South African international centre-back Radebe said afterwards: 'I don't score too many goals but it's one many people will talk about. I went in with the keeper, stuck my head in and there it was. It was a brilliant goal and I really enjoyed it. We knew we had nothing to lose. We had to get forward and get the first goal. We've been scoring late goals and today we knew we had to keep going until the whistle. We take each game as it comes. We've got a great bunch of lads and this season we set ourselves a target to do better than last year. We have taken a step up and we will take our chances.'

It was a night of great elation and David O'Leary's celebrations at the end were memorable. They also showed how badly he had taken the contention between the two sides. Spartak officials had accused Leeds of gamesmanship and trying to take advantage of the state of the Moscow club's pitch by arguing for a neutral venue.

A year into his managerial career, O'Leary was doing well. The team had progressed and were carrying his distinctive stamp. That pleased him, as did the general perception that he had taken the team forward. 'People may not believe it now but at the time of George leaving, quite a number of football people believed this club was going nowhere and I was taking a no-hoper job.'

The manager's own report on his year's work was favourable, too. 'I am pleased that I have put my team on the field, this is not simply a carry-on of what George had here. I've gone my own way, he has gone his. When George was manager here I would be saying, "Get Batty, he should have never left here." I was also saying, "Woodgate is ready, blood Woodgate." But George was his own man. He had got Derek Lilley, who was a nice lad, but I thought we were going nowhere with Derek. Alan Smith was the future. Then I got the job and I had the chance to do what I'd been saying. And I'm happy that I did exactly those things.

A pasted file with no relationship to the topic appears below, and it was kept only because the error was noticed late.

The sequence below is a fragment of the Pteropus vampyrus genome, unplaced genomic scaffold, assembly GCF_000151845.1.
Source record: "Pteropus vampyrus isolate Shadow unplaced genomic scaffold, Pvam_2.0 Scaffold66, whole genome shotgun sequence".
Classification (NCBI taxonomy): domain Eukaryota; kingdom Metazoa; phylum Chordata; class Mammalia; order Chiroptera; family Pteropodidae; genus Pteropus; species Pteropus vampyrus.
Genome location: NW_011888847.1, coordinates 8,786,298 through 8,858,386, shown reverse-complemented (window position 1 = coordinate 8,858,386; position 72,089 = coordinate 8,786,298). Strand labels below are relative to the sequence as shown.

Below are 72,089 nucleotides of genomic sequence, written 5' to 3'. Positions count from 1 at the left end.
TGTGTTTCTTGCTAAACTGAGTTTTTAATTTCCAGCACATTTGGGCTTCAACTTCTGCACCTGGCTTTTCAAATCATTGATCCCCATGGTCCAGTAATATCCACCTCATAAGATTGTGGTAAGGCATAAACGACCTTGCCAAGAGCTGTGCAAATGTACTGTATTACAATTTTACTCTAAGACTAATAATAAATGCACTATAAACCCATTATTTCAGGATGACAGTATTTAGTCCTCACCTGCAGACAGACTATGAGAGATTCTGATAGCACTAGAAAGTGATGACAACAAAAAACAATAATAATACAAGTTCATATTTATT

'When I took over they said here they hoped I stabilised things; I think we've done better than that. I have sold 16m worth of players, spent 23m on players, and for 7m, I feel I've not done badly. I think we're playing better football and the crowds have gone from 30,000 to 40,000. I want people to be sitting at home saying, "Oh, Leeds are on Sky today, they're worth watching."'

Suggesting that Leeds were missing Jimmy Floyd Hasselbaink offended him. Hasselbaink didn't want to be part of Leeds, he didn't behave properly and, ultimately, forfeited his right to respect. 'I don't think we've missed Jimmy, not remotely. He wasn't a bad lad but he wasn't a team player. He did score a lot of goals but after 17 Premiership games this season we've scored more goals than we had after 17 games last season. You couldn't dislike Jimmy but the way he went about leaving was a disgrace. He wouldn't kick a ball unless he got an obscene amount of money, more than anybody in this country is paid, including the latest Roy Keane deal. You ask any of the players; they Jonathan Woodgate and Gary Kelly celebrate victory at Chelseaare delighted he is gone. They have become closer as a team since he left.'